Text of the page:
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The Woodville Republican
Woodville, Mississippi
Lyft
December 24, 1898     The Woodville Republican
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December 24, 1898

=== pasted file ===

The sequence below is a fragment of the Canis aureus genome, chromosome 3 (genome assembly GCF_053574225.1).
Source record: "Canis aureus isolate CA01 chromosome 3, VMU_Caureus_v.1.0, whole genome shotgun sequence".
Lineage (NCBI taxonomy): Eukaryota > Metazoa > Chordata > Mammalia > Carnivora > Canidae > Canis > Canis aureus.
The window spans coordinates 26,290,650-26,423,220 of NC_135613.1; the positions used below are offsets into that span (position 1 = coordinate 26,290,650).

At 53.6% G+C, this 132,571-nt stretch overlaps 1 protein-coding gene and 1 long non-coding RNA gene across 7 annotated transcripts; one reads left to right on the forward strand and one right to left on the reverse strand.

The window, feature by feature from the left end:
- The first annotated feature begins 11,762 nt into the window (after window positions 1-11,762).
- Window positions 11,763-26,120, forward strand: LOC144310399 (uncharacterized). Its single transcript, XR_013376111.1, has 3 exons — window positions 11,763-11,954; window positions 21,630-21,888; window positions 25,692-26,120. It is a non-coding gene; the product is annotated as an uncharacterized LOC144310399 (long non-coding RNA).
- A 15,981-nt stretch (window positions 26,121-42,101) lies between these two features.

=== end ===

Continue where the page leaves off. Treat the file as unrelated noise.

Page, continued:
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VOL. LXX:[II. WOODVILLE, MISS., SATURDAY, DECEMBER 24, 2!=' ' . 1898. ; -, '"'] For 'It swung way out to the breezes when It hed any- thin' ter tel: &a* often it seemed ter sing for me, when 1 pulled thor worn old rope, A soundin' some holy message that was full uv bles.qed hope, An' Its tones was sweet an' soft like as a woman's when she tris P/'o hush the wee ones cuddiln' down, an close their sleepy eyes. Yes! Tender an some soft lullaby that mother used to sing. 'Twould make erboy uv me again, to hear the el' bell ring. On Ch,rlstmas we wuz wedded, an' 'twas then the bell was hung. l recollect how full uv Joy It sounded when It rung, So many tlxlngs it said to ns so clear an" sweet an' strong. Like er heavenly bnedletion on our path- way all er-long; As', Susan whispered soft. "Amen!" ez If 'twas saytn' er grace, so sweet lip [n my eyes an tbe snow- flakes kissed her face An' "peace on earth, good will to men," the echoes seemed to bring, Just like the song cf Bethlehem, to hear the el" bell ring. The golden cross a-shinln' on the steeple up so high Was like a holy finger pointin' upward toward the sky; An' one by one tle stars peeped out. a- gleamin' through the night, F.z though Almighty meant each man to t)ev er beaco:l light. Ther belfry tower seemed hallowed, as a place midway between The earth below an" ieaven above, where angels come unseen: An' when they whispered to it the secrets that they bring i pulled ther rope, and what they spoke I heered the or 1)ell ring. An' so through all the pasln" years a friend without alloy, It shared with me my burdens, my sorrows an" my joy; Almos' aiivtng thing It seemed, a-awing- in' to and fro, With ma a-pultln' on tbe rope an' stand- in' jest below; As' such a hoal) uv comfort then It sound- ed to me there, I hed to clhnb up every night the little windin' :tair, Jest so that I might tech it; and, ohl it seemed to bring Me purty nigh to Heaven. to hear theol' bell ring. --lVa.lter S. tranahan, in Chicago News. one of the conical packages that our shot used io be done np in by storekeep- ers befoee the era of paper bags. "Well, no. not exactly hunting,"] an- swered with the view to the possible aeed of excuses for an entpty bag. "l'm going over to Bradley's to spend Christ- mas, and didn't know but 1 might see a pa'tridge." It would have been "stuck up" 1o call oar best game bird "part- ridge," and no one would have recog- nized it under the name of "ruffed gronse." "You hain't gain' to hoof it over the maountain?" he asked, with the end of the string between his teeth as he wound the package with a frugal al- lOWance of packthread, I nodded an affirmation while I silently admired his thrifty habit of putting the few spilled pellets into the box of unsold shot. "Wal, then, ye'd better let me put Ye npa paound or two o' buckshot." ",No,, sh'," I said, in a tone expressive of reproof for the suggestion. "1're no use for buckshot this time of year," for lhe close time for deer began with the month. "Of course not, but you'd want some- thing bigger'n number sixes if the wolves got after re." said Hiram, mak- ing a persuasive dip into the box of bckshot. "Wolves," said I, eontempluously; "why, there hain't been a wolf around here for 0 years " "Wal, there is. nao, a pack o' seven, anyway, an" mebby more. Why, hain't you heard? Amos Barker seen 'era full" tilt after a fleer an' coanted 'em, even of "am. Ills man at was helpin' of hlm on his eoalin' job said there was :13, but Amos reckoned he see double or eaounted some of 'em twice, an' there's lots o' folks 'at's heard "era. There's wolves ha'ntin' the maountain, you may depend. Better ]e' me weigh you about a couple o' paound." "No, I guess it won't pay to carry any extra weight on that chauce," I said, admiring the storekeeper's cunning at- tempt to sell me something l did not want, "But you may put up that small doll and lhat Jack-in-the-box for me, They're light and they'll tickle Billy's two little shavers. Then put up a half |ozen crackers and a bit of cheese for lunch, fill my tobacco box, and let me have an extra pipe, and 1'11 be off. 1 want to make the trip by daylight2' "1 hope ye will. I ra'lydo. 1 wouldn't want to have you get ketched_in the dark on. t he maoun tain. So you're gotn' right over to Bradley's, be yet'" he con- tintved, as he shuffled about behind the search, amL slipping lhem into my pocket will( the other articles, l re- tired to my In.chelor quartcrsover Miss Diantha Gridley's tailor slmp, wlere, after transferring tile shot to a st)ring- top pouch, nnd filling m S flask with better powder than tlirant sold. and ex- changing my leather boots for a pair of sheepskin boots tanned with ti.e wool on. which were then the most ap- [)roved winter footgear.wit h my double gun on my shoulder to lighten my steps, I set forth on the ten-mile tramp. Crossing the little river that turned the mills and forge of our village, and following the road as far as it ran in my direction. I held across the tields to the woods, before entering which 1 set my comlmsS fox" nly intended course. When the backbone of the mountain was reached and my jonrney ]mlf ac- complished. 1 had but one partridge, but there was a chance of more in the stretch of forest that lay before me. partial glimpses of which I now had through the stunted oaks. attd pines I hat scantily clad the rocky ridge. The weather was exceedingly mild for the season, a circumstance which proved very fortunate for me. and as I was quite comfortable in the warmth of the low midday sun, I gave my legs a good rest while I ate nly lunch and lazily smoked and dreamed in the midst of the quietude. There was not a smmd to be heard In diameter at the b cf tile trunk. which for ten feet up to the whorls of sturdy green boughs bristled With stubs of dead limbs ilmt made con- renient steps. My gun was of Gertnan make, rlgL'ed with a sling, WlltCh till now I had al- ways thought a useless apl)urienanee, but in this emergency it proved qu:te otherwise, when by slinging the gca over my back l got up, easily ard' quickly. None too quickly, for in two minules the leaders of the pack were benedh me. and glaring up at me wilh cruel, hnngry eye. having evidently seen my ascent, for they were not al fault a moment Others came till there were seven in all. some cirelirg abont the tree, some sitting on their hauneilcs and trending impatiently with their forefeet, like a dog wailing for tl choice morsel an,] licking their Mavering chefs; some gnawed at the trnnk or made prodigi- ous leaps at the lowerbranches. I climbed to a secure and comfortable eat on a limb 20 feet from the ground, and, after getting my breath, aqd my nerves were a little settled. I tried the effect of n charge of No. 6 on one of tle besiegers, as 1 got a'tolerable fair aim at his uplifted ]nuzzle through an open- ing. Tltere was a yelp of snrprise at:t] pain. followed by a general eamm:)- lion among the crew. and when th? snoke had lifted above me I caught al:,ove the constantmurmurofthepines glimpses of the stung brute clawing and the occasional rustle of anunfnllen his head with alternate forelmws. leaf withered, nor was a living thing to I fired several times as opportunity bcseen but n mite of a winter wrenex- offered, but desisted when it became ploring the intricacies of a fallen tree- evident that instead of driving off my top, and a few flies that were buzzing ass,ailants the sting of the s,mMl sito abont the sunny side of a tre trW;,k. As I began my way down the moun- tain a glance at the sun shoxxTd me we were likely to part company before my jottrnes was ended, t!alf a mile fur- ther on. in aa old charcoal clearing. I flashed a partridge, at which I took a snapshot that knocked n cloud of feath- ers ant of the bird wiih0ut retarding its fligltt: bnt l was sure it washard {fit. and began a diligent search where il hd disappeard at the edge Of the clearing. Looking the ground over careful] 3. tep by step, I had gone much farther than one who does not know how far a mortally wounded grouse can fly wouhl Ihink it of any use to search, when I heard, far behind me. what I look to be the piteous howl of a lost hmlnd. I was wishing the poor fellow migh find nly track and come up tome, when the long-drawn, plaintive wail was re- pealed at a point so distant from the trsi that it was evident it coul3 sol have been uttered by the same nttimal, and presently it wrs taken up at an- other distant point. StII] groping over the gronnd it,. search of Ihe dead bird. I wondered at so many hounds having gone astray made them the more savagely persist- ent. I tried slugging the shot inacart- ridge made of a bit of the lining of m S coat. but it amounled to nothing. Be- wailing the incredulity which had made me refuse the buckshot, I was at m.y wit's end how to raise the siege. Perhaps my supply of provisions wouhl ]a.t till the enemy was starved The )tillers were mnh too small for the bore 0f nly gun. therefore I put two in each barrel, With  ight charge of shot, and descended to the lower branch, where I seated myself upon the one where I could get Hte clearest view 0 the grotmd. Th, tvohes greettd llly reapl;ea.. a'ee with a ehortls of savage' yelps a they gathered eagtrly beneath me, Enapi)ing alld snii vii ng, (.ach St rugglltg for the neurest phtee that he might be firat at the expected feast. One grizzled old fellW.v, the i)atriareh of the tribe. who had enrled himseif np hi the fallen treetop, to bide my downfall, now had his philosophical patiewe overcome and lhnped forth from his laid. sneak- itg around tile outsldrts of the crowd ith his hungrj eyes constantlynpon me. The largest ar,d slrongest of lhe pack kel)t the poMticn direvtly under me, now sl)ringilg ni)ard n;ore than his length, then tumbling back noon his mates that croxvdt41/ heneath bim. uow standing upright on his hintler feet and pawing the air nnd snapping his fanged javvs vieions!y. While he as in this postnre I fired one barrel straight into his n-oath. The recoil ahn.')st nnscated me. but ,I recovered l)lysclf with no greater ntis- ha I) than losing thc toys o111 of my pocket. T|ie big wolf made no motio [;nt IO sink in a lifeless heap ith the baek of his head blown ont. Theothers scattered a little, but presently re- tnrned, anti'ring at {heir dead comrade and laplliag his blood. Poor Dolly got a cruel bite from one thai spoiled her heauty forever. Another nosing jack- in-the-box nnbooked tbe lid. whereup- cn the tittle imp filliped his snout, and l conld not help laughing at the fright it gave the great cowardly brute. [ fired t" : .econd barrel at the old !.:randfather as he warily skulked past, beyond the others, and the charge broke hisbaek, lie writhcdabout, bit- ing the wound a n!olnel:l, and then, drage;ing his lmrai3zcd hinder parts, ant, if the weather did not .urn cohl crawled out of ight ling en]ightemnent. The fallen leaves and the soil were torn and furrowed and stones and patches of moss were overturned, in evidence of a desperate struggle, the result of which was plainly shown by the antlered sknll and sealtered buues of a deer and a mat of coarse gray haw trodden into the mold. Hiram's wolves were no harmless creatures of the imagination, but sav- age realities, and a chill ran down my back as I realized the probability that the lmek voas now rallying on my tratl. I did not doubt that I had heard thetr voices, and freeze me on my roost, whleb was-t prospect less agreeable than that of subsisting on raw partridge flesh. Then it occurred to me to ellmb o the top and see if there was any chance of maMng alarm shots heard down in the settlements. Slinging my gun I begnn theaseent. But ten feet further np the ptne came to an end. for there the whole top was broken off just above a whorl of stout branches onto which I el]robed, but eonld get no outlook through the tree tops. I filled and Hghted my pipe, and. chancing to throw the unextinguished match onto the stub, which was broken bout square across, and was at least a foot in diameter, it ignited a hanlful of dry pine needles that alighted there, The flame lasted but a moment, yet long enough to suggest the idea that TtlE LEADERS OF TtI PACK WERE I]ENEATH M]. lhat day, when. just as I found ray bird fire enough might be built here to roast lying belly up, s.tone dead, I also came small bits of the partridge, and close upon something that gave me a start- upon this followed another, which gave ine hope of deliverance. There was the bullet mold in my pocket, and if I could but manage to turn my paltry shot into a dozen good solid balls I would soon rid myself of the wolves, As I was refilling my pipe with a view of stimulating invention my tobaeeo box gave me a clew to a solution of the problem. It was an old- tashioned steel box with a hinged cover and square corners that would serve as a spout to pour melted lead from. I transferred the tobacco to a pocket, made a cut of a small green limb firmly on to the open cover for a handle, and had what promised to be a serviceable I took my beaHugsand went forward smelting ladle. 'rh:n, reaehing out, I at my best pace with far less thought gathered some dry twigs and bits of of hnnting than the fear of being hunt- branches, and I soon had a small fire ed. Thus I went on for half an hour. hearing nothing )fit the snapping of twigs and swish of branches made by my own rapid progress, tlil a clamor of jays broke out 40 rods in my rear. As it drew near it wins mingled with the rnMle and palter of many swift feet. I was near the crest of one of the ledges that ridge crosswise ihe long weMerly incline of the mountatnslde. and. looking backward down (be slope, I saw two wolves break through the undergrnwth of whortleberry bushes. burning in the center of the stub. When it was well going I held the im- provised ladle, with a couple ounces of shot in it, over the hottest place, and, after some patient waiting, had the satisfaction of seeing the separate pel- lets become a little puddle of molten lead. I managed to pour most of it into the mold and got three good bul- lets at the lit'st smelting, but lost one. which fell to the ground. Better luck altended three more suc- cessive trims, which gave me 13 hullers. maMng 15 la all. which I thought might answer my purpose, and 1 whipped out the fire ith a green brnch. It was now near ,undown. so there no time to get WJ b counter to put up the articles for me, [ and then began rummaging in a drawer , and had glimps of others behind f odds and enda. "Now. i wonder if them. you wou!du't jest as lives take him a pair ; My next 10ok was for a tree that O* bullet molds 'at Aaron (:lark .ert here ! eouI'd'be climbed. and I was fortunate for hi 1 guess discover" tg at low- a one of fee{ The others were getting somcxvhat shy, bnt plucked up courage during the cessation of hostili- ties, while I reloade-l, and (lien came close under me again. A third shot 1,il]cd one dearly nut- r;ght, and the fourth broke the shoulder of another as he ran. IIeretre'ded to a safe distance and amused himself with his wound, while the unhurt sur- vivors stood off. now regarding eurio, ns- ly their dead and wounded eomtm nion., now me, with growing respect, and evi- dently doubling whether it was worth their while to continue any longer in my neighborhood. When my gnn was reloaded l settled the question for them with two shots, The first ote bore suelt a hole iu the bells of one that his entrails dragged hi.ms the ground, and the second stung another so sharl)ly that he stood not on the order of his going, but made off in all speed in company with his un- scathed ccmrade, while the fellow with the broken shoulder hobbled after them. and the other poor wretch tried to follow them. turning now and again to bite his own entrails, entangling his feet and catching on stubs and stones. Evening was already deepening the forest shadows, and 1 had little time to spare in mercy to the merciless brute, but when 1 got to {hegronnd I hastily lea(led my gun attd finished him with a shot in thc head. "]'hen, picking up the toys and taking my course by the eompa and the even- ing star. I held forward at such speed as the rough and darkening way wonld permit. Fortumttely, the almost full moon was well up tn the clear sky, and I had little difl|eulty in finding my way down the mountain and reached Brad- ley's before their early bedtime. Little Molly Bradley prlzed the doll all the more for the scars which proved her hairbreadth escape, and her broiher looked lpon the jack-{:l-the-box that had seared a wolf as a )ere as doughty as Jack 1he Giant Kil]cr. Their father seemed to doubt my story till I led him to he scene of my adventure the next morning, and showed him the four wolves, for we found the broken-backed patriarch af- ter a short search. When we returoed with the pelts the Christmas dinner was ready for us, no mean part of it being the partridges, much more nicely cooked by Mrs. Brad- tey than I could have done it cn the tree stnmp had I been, obliged lo. When I went home the next da S there was a full pouch of bnekshot in m3 pocket, but 1 found no use for Jr.--Row- land llobinson, in Chicago Inter Oeeaa. CHRISTMAS CATEGHISM. Do you see the boy? I see the boy. I)o you see lhe bos'sg]ad smile? l see :he boy's glad smile. Why does Ihe boy seen1 so happy? The boy has just made ant a list o| what he wants.qauta Claus to bring him .and.given it to papa, Can you pick out the boy's palm? You bet I can, How eau you pick his h* ti 00,1t . En ..... gland. May prominent Orleanist The President Puts in the Last Day of Hi Southern Visit at I/!ac0n and Augusta, GEL WILS0N'S CO.ILI[} R[VIEW[D, Memorial ,$dt[reSs Pres,nted Ily the COil- (crier;tic Vel erans t:f 31[ t('oD t |to lIIIIl t IVreatrh l"ranaln; Ihe l'r*.aldent'| Vorll: -I'o (?are for |lie ('onto,let,its l}elttl" (In tl;&, (o;'fPder;tt; 31[olltttlaoltl. 3[econ. (;a. I)('c. l:.-.I'rcr,ident Mc- Kinh'y aii'icd here ut !):30 ;.1, Ill. lie was received by a !argt. and enthusias- tic erox (1. The presidcnliul parly tlrm,, mtt 111 the revic;x tn" Kronnds whore (;en. Wil- sOU'S eonlnlainl p;tsFcd before the pres- ident. RI,:('EI'TION AT MACON. At the sta|ioq t]lc presidential par- ty was met by t3 carrkgcs. Lined up along tile s:'roet was tile Seveuih eav- alr S, the hriffht ycllow of their over- eo:.tt [illings slaking a vivid contrast against the fog and drizzle that prc- vailed Afler driving lhrouah the streels, the president tt,ok his place on the reviewig Mund. On one side of the chief execlAive stood (;cu. Wilson attd on the other Ge,.1. lmtes. As the l:';,ffatles passed the respec- tive eomnmndcrs took their phtces on the s!an(I vit|l the presidential party, ])espite tile pcor veeall/er It large and enthuslast[c crowd was on hand, The troops passed in review iu this order: Third rngineers, vohultcer: Second Chio infantry, vohtnteers: eventhvol- rlnteer infatlry; Tenth volunteer in- fantry; Third Nor{ h Carolina illf;i,,itl'x'; Sixlh \\;'irKinia infantry: Seventh car- oh'y, rc'na rs. ,\\; MEMOI{[AL A1)I)I{I':SS. A mcnlorial a(hh'csa wus prescntcd ?o the president by the eonfederate V(teYitl2.S. Thp nos.v fan,.oils refcrcnee "To care for the ('mfed(,rate dead" in the president's Atlanta speech was franled [u n hug'e wreath of flowers and 1)laced on the pedestal of the Con- f(dcrate nloi1UlUOn t. Mrs. MeK]nIey rem,.dncd }n the par- }or car while iu Macon and bowed frc- (luentIs to the crowd lhat gathered It{ the detm. On account of her s!iR'ht cold it was not considered advisable for her lo faec the rain. Prcsident McKinley spoke briefly from the re- viewing" .tand. l!e eonfii)ed his re- nmrks chiefly to the l)ride the Ameri- can people shonhl take iu their army. Generals Wheeler. l,awton. Shatter and Wilson also made short addresses. Gen. Lawton left 1he part S here to fie to lhmtsville. Ata., to take corn- nmnd of (?amp 1,'el'see. Drarted for Augusta. Macon. Ga.. Dee. 19.--.The lU-cshlent and party teft Macon on theh- special train for Augusla at 11:30 n. m.. the trip beAng made over the Georgia road The lmrt S veas scheduled to arrive in Augnsta. which is {he last stop of the o. notable tour. at 3.,,0 p. m. THE LETTER TOLD ALL. "lPh SU!CI(le of Leroy Yr. Midhtm, U ()ne Well-Known l'ot|llcntn in New York and Michigan, Utlea. N. 5".. Dec. 19.----\\;Vlleu James I. Read. a bookkeeper in one of the breweries, opened his mail he fotmd the following letter: "'Snnday, Dec. 18.--Dcar llenry: \\;Vhen thi reaches you l will be a dead man in a roonl at the Metropolitan betel, l"uyette srreel. My son is sick in t)ed in New York and my wife is in absolutely des(ill, re eirenmstanees. "As the last re(tuest of an old friend. for God's sake send her $10. so she will get it Tuesday ntorning. Iler address is Mad S Midlam. 331 West Fourteenth street, New York. l shall have to be buried by the authorities, as I have not one cent But lfenry, be on hand if you can and see that I am put away decently. (;-ood-lv,'c and God bh, ss you. "Your I,'riend. ",\\;Ill. I,EROY W. ,MIDLA,M," Mr. Read slepped tO the tclephone and imluired of the Metropolitan if Mr. MJdlam was a guest there. ]-Ie was told thut he was. Then 311'. Read told the clerk lo send at om,e to his room. break in the door {f ne(.essary and discover the condition of the oc- cupant. Within a few minutes the an- swer was received that Midlam was dead--that he had shot himself. Midlant was abont 6: ) . years of age. lie came here from Georgia many years ago and entered the office of Horatio Seymour as a clerk, He be- came poi)nhtr and was elected city treasurer. Finally he weut to Michi- gan and engaged in business with Horatio Seymour, Jr.. and was very snceessfnl there for a time. He. was a prominent demneratic 1)olitician in that state and was appointed postmas- ter at Mar(tuctte, durb, Cleveland's first term. Two year ago he engaged ir some v.nfortunate speettlatiotts and lost his proper( S. The letter to his friend explains ttv" rest. Hc wrote a letter similar to the above 'o ;'t:oher friend, and one to the authorities. His last occt!patiou was a traveling- sales- man for l'arsons & C6,. tobacco deal- ers of New York. u,h[o. Marquette. Micb.. I)ee. 19.--A private dispatch from Utica. N. Y.. ann(mnces the suicide of Leroy P. Mi(lhlm, the last (lemvratic postmaster of Mar- qt:ctte, lie lately remoxt'd from Mar- quette. Sltd deD Don(tic Kenosha, IVis., Dee. 10..--Edward I c,- t Bain. president.of the Bain Wn,,on ('o., idled from leart troub/e at :Psa(iena. Ca!. was rat, one :t'c tlt '0.'O,(llwz'ton. East St. l.ouls (Ill,) youths are hold- ing a meeting to ottpos,. the passage el a cur fee( ol-diil[tllces. Form(r Scnaior IHacklmrn, of Ken- tucky, is : candidate for another term ht the I')[t,,d F, latcs senate. The dead lmdie of William Lewes- Mein att(I wife were fottnd on their farms, uear ,lasl.er ('ity. Me. Trustee .Io.lcs of the ('hieao canal drainage bc::rd (,xpects that the canal will be completed e,rly in 1900. ]n It eo;llc,;eted electlOll ,,';',st, at louisvilh,. Ill.. il developed that the r('[.lrns lind l)e,: |;tlnl)ered with. lit a wrrck on the indialult:olis, I)e- c;.ttur & ,Vestvrn l'ai]r,:ad uear (;uteri ]1!(].. nile ilnlu 'va killed and several were injtwed. It is prol,aile that both |iOllTCS at ('(;ngTess 'wil[ adjouru f.r the ilolidass \\;Vedncsday- instta( of Thur::('.ay. a yeas cont('nlp!a tt,(I (Jeorc and hller I:hlt!er wr-re con- vieted of murder at ('h ilh'othe, (I. They are boys and were vouicted of slxootlng t)aisv llrowser from nnlbtlsh. ) , Mrs. ('nrdclia I.otkn. is showimz the effects of the strain under which she has been h:lori.,j al the cclclr:ted pt.isouing case trial at San Francisco. The hou:e will have ])assed four routine appropriation bills before the ('hrlstnnts holidays. Sneh expedition is unparallch, d in the attnals of that bed S. In a speech, nl l.ondou, the new J"reneh am/)assador v'tid that with rceiproeal good will the difficulties be- twcen France aud I';ngland woultt dis. a p i)ea r, eablc frets V:u:zibar says that ('apt. M('])on:thl's cxpedititm frot the south is starting down the Rivee So- lint, thus oomph, tin K llritain's 'Calm- to-Cairo" route, Capt. R. H. l"itzhuR'h, the confeder- Or(" veteran, has issued all address tO the negro,'s of l(catucly, advisin that it is useless for t]leUl to try tc rule the whites. .lolls (. Fowh, r. axcd 78. oue of the lnonoers of central .Missouri. died at his home. fern" tnilt east of Sedalia. 31o., from injuries snstained by a fall several lanai h S Ago. (.,)ueeu Victoria ltas sent an auto- raph h'lter to l'rlnee George of Greece congratuhtting him on his ap- l)oinlnlent as high eomntissioner b S the powers in Crete. The steamer l'aw.ee, from Me(liter, ranean ports, arrived at New Yorh with l('ll survivors of the schooner Deer tlilL wlti(d wds abamloned at sea i sinking condition While hunting near Keyesport, Ill., Jacob Knott, a prominent young" farnt- er. wus fatall S injured I) 3 the prema- tare discharge of his gtnt. One side of his faec was |orn axva.v. Four persons were killed and others serionslv injured in Paris by the col- lapse of a house iu course Of constrnc- lion. It is feared tint{ live bodies stil remain buried in the debris. I)ou ('arlos has arrived in vev, ice and is about to visit the pope to secure his holiness' support or at least gain a prontisc of neutrality nt ease he shonhl order an n priMng in Spain. The pope' alloeulion totheandicnee of eardinals, whiett is being 1)repared, is expected to be of ttnumtal impor- tanee, owing to the recent ehnnffes in the sovereignty of Spain's eolonies. Kenneth Ihlte]ter. late of ('o. I,. One thmdred an Fitly-eighth Indiana. shot John ]'yle, a plate-ghtss worker, four times in a saloon at Kokomo. Iud. ]>yle may recover. Butcher is in jail, ) " get elhons cadets at he state college in Lexington, Ky., attempted to as- sassinate their commander. Maj. M. B. Jones, by means of a musket placed so tlmt it would go off when the major entered the renal. "Tom" O'Bricu.thc ouce noted "king of bunco men," is dying" of Bright's disease in New Caledonia, the French penal colony to which he was traus- ported for life for the murder of "Kid(l" Waddell. in Paris, in 1895. THE PUBLIC HEALTH, Fr,vlsioa Deigued to Act as a Cheek Upml the Importation of Adulterated Articles of Food, Vf'ashinKton. Dee. 19.--The agricul- tural approi)riatiou bill contains a re- taliatory oh(use anthorizing the secre- tary of agriculture o inspect import- ed articles dangerons to health and al- so authorizing the seeretar 3, of the treasury to exclude such articles. The restriction is designed to apply to a large nnmber of articles imported train foreign countries. The clause is as follows: The secretary of agriculture, when- ever he has reason to believe that arti- cles are being imported from foreign countries which are dangerous to 1he health of the people of the United States, shall make a request upon the secretary of the treasury for samples from original packages of such arti- cles for inspection and an analysis, and the secretary of the treasury is hereby authorized o open such origi- nal packages and deliver specimens to the secretary of agriculture for the purpose mentioned. And the secretary of the treasury shall refuse delivery of any goods which the seeretarl of agriculture reports o hint have been inspected and attalyzed and found to be adulterated, or otherwise danger- eus tu health." Jk Ctll)ttl| folPbrllota ftt Marlltoa. New" York. Dec'. 19..A dispatch to the \\;orld front Havana says: The Cubans on Snnday celebrated the eeoc- "oat{on of Marianoa. on invitation of Atcaldo" Scnor Gomez De LaManza, Every ;tree( was decorated with American and Cuban flags inter- twined, and at several points were uit. L00iD l0 R[SI gl LIMti, Funeral of Ex-Senator Calvin Brice at His 01d Home at Lima, Ohio. S REMAiHS ESCOBTED 8Y G. A, R, COMRADES rhmtsnnds Gathered to Tttko  L tttt Look at the B,ly--Tl'e ! hi;it Services ' t'lo FIr*t Pre$1)yter|&n Church Attend..d b. YlItors from tt|l l*ttrls of the Coantry-- ]Utoy Floral Trlbutea. ],ilna. O,, l)ee. 20.--This city i Lima. (),0 Dec. 19.-This city im dressed in monrning, and business was suspended while the remains of the late ('alvin ,% lh'ice lay in stale. When the funeral train arrived. Sun- das, the remains were es(m-ted by the G. A. R. posts, the Union "V(eranu. the Elks and others to the old riee honleste.t d At 9 a. m. the same solemn proce shin acted as an escort, to the First l'resbyterian churc.h, where the re- ntains were viewed by thousauIro while old eomrallts did sentillel dttt S. The pall-bearers were W. K. Boone, Walter tl, llitchie. S. S. A'heeter. C. D. ('rites. T. ]), Sobb. If. O. Hohtridge, ,hmes B. Towusend B, Vuile, of I.ima; W. E. llackedorn, of Indianap- olis: Bernard Lay(on. of %Vasltiugton, and George W Hull. of ToIcdo, MARKS OF RESPECT. The shops of the Lake Erie & SVest- era raih-oad were not only closed, but were elaborately draie(I, as were other bniidings. There were many visitor front all parts of the countrs. Among those in attendance with the family were (fen. Samuel Thomas. of New York, and ex-(;ov. ('ha rles Foster, who were closely assoeiated witb the de- ceased for ()vet- twenty )'ears, (icy. Bushnell attd staff were also present. The old honl(.stead and the church were both literally filled with floral tribut(w Till;: FUNERAl, SERVICES. I,rtee fatal- The only member of the ' ' ]3' not present was his son Kirkpat- rick, who is in Chin. att(I no eable- g'ralns have been received in responst 1o those sent ever S day since the death of his father. The funeral services were conducted by the pastor, Dr. ]lohert T]mmpson. at the Market street Presbsterian church, of which Senator and Mrs. Brice were members. 1)r. V. O. Thompsott, president of Miami university at Oxford, O.. deliv- ered an address on "The dead as an example for yonng men." Solos vvPre snng by Prof. J. H. Jones, inehtding "The l,m-d is Mindful of His Own'" front lendelssohn's Oratorio "St Paul" and Tennyson's "Crossing the Bar." At the vnlt in Woodlawn ceme- tery the choir remlered "'Unveil thy bosom faithfnl tomb." ()wing, to the large attendance of visitors only small part of those in at.tcndance gained admission to the church. PUSHING HOMEWARD. Bmtttllon of the Flrt ew York Volunt4nt Speqlng Eastwsrtl--Just florae from Hooolulu. Chicago, Dee. 19.One batta]io of the First New York volunteers, whleh has bcen doing garrison duty in t[ono hlht, and which arrlved in San Fran- cisco u. few days afro, left Pacific Junc- tion, ]a.. to-day over the Burlington road on its way to New York. The detaehment, consisting of about 50{) men, in commad of Col. Barber, is in two sections. The troops will ar- rive in Chicago early Tuesday morn- ing, and will at once leave for he :: east. DISASTROUS FIRE. Bald winavllle, N. Y., Visited by a DlStlttm and Expensive Im4m to Bual- ness Enterprise. Syracuse, N. Y., Dee. 19.--.-Haldwins- vil]e, located 12 miles nor(l( of this city, was visited by a disastrous fire. ]t started in the plant of the Kenyon Paper Co.. and spread rapidly to a building occupied by the New Process Rawhide ('o.. and the stone mill of ]totaling & Co., and the )aiMing ('cu- \\; pied by Clark, Mert.er & Co. The los. . estimated at $116,000, is nearly covered by insurance. 'reck on the 1 IL - W. htdianapolis, Ind., Dee. 19.--Seven coaches and sieeprs wer demolished in a wreck on the Indianapolis. Deca- tur & Western railroad at Galen, near this city, Sunday morning. Thoma M. Wells, county superintendent of schools, of Tttseoht, 111,, w'as instantly killed, and six others were injured, in- cl)tding three eondnetors of the road, Joseph Mitchell, O1 Lemon and George mith, of Indianapolis. Chared with hextuplu Murder. XVinnipcg, Man., Dee. 19.--A Domin. ion City dispatch ays: Simeon Cnzb v has been arrested, charged with the murder of Wasyl Booebeke and five children six weeks ago, at the Stuart, burn Galieian settlement. The prts. oner will be brought here for triM. An Oetogenarltn &aphyxited. Washington, Dee. 19.--Mrs. Mary Tutt Throekmortou. who in her early life was a leader in society in Wash- ington, died, Sunday, from the effeets of inhaling illuminating gas. which escaped by aecident in her room. She was 88 years of age. 'l'he Frerch Fortl fy|ng ehtteo Auckland, N. Z., Dee. 19.--Stemers which just arrived here report that the Freneh are actively eat fortifying Tachita, lad